Republic Industries Inc., the largest auto dealer group in the United States, pleased stock analysts last week by posting higher-than-expected profits.
Net income for the quarter increased to $77.1 million, up from $37.6 million for the same period in 1997.
Operating income on automotive retailing grew to $56.4 million from $14.2 million for the same period a year ago.
'They're making real progress, and they're making real progress in the new-car piece of it,' said Ursula Moran, an analyst for the Sanford C. Bernstein invest- ment banking and research firm in New York.
Analysts are paying particularly close attention to Repub-lic's 26 AutoNation USA used-car superstores. Those stores lost $2 million in the quarter, although they were profitable in February and March, Republic officials said.
Republic announced plans to trim costs in order to make the stores profitable.
Steven Berrard, Republic co-CEO, said AutoNation USA has brought the break-even point for its stores down to about 200 cars per month.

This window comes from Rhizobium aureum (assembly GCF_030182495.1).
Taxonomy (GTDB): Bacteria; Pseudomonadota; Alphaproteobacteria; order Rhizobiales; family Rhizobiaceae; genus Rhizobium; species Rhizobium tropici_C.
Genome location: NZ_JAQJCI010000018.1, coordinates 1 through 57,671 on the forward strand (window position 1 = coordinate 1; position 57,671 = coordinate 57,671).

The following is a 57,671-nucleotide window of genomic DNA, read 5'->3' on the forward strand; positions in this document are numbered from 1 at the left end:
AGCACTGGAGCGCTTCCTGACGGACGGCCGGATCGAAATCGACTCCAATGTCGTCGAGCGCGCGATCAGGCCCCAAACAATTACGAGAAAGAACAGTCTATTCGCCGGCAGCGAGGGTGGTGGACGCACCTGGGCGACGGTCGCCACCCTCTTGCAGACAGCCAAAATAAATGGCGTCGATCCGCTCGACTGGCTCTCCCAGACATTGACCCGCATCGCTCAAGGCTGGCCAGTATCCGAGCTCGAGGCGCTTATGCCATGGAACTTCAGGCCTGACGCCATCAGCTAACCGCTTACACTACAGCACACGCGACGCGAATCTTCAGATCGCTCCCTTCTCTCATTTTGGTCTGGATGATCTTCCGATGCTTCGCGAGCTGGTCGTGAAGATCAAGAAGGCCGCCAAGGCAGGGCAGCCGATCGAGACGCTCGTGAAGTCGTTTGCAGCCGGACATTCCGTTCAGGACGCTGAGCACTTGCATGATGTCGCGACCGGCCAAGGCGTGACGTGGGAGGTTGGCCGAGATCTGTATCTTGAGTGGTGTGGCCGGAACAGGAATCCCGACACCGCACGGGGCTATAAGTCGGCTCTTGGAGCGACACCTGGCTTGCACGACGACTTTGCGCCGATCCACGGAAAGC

Sandy Greenberg, CEO for Chatfield Dean & Co., an Engle-wood, Colo., brokerage firm, said he estimated the break-even point for the stores had been above 300 cars per month.
'The key thing Republic had to do was get costs down in the used-car stores so they can ramp up the business,' he said.
Michael Maroone, president of the AutoNation USA automotive retail division of Republic, said the company will spend less from now on acquiring land and building the stores - between $15 million and $20 million per store.
Earlier stores had cost up to $25 million to build, not including inventory costs.
Republic will also close its four Valu Stop budget-priced used-car outlets and roll their cars into AutoNation USA stores under a new three-tiered pricing strategy.
Two of the four existing Valu Stop stores will be converted into AutoNation USA stores.
Republic, based in Fort Lau-derdale, Fla., has interests in auto sales and in rental and waste disposal.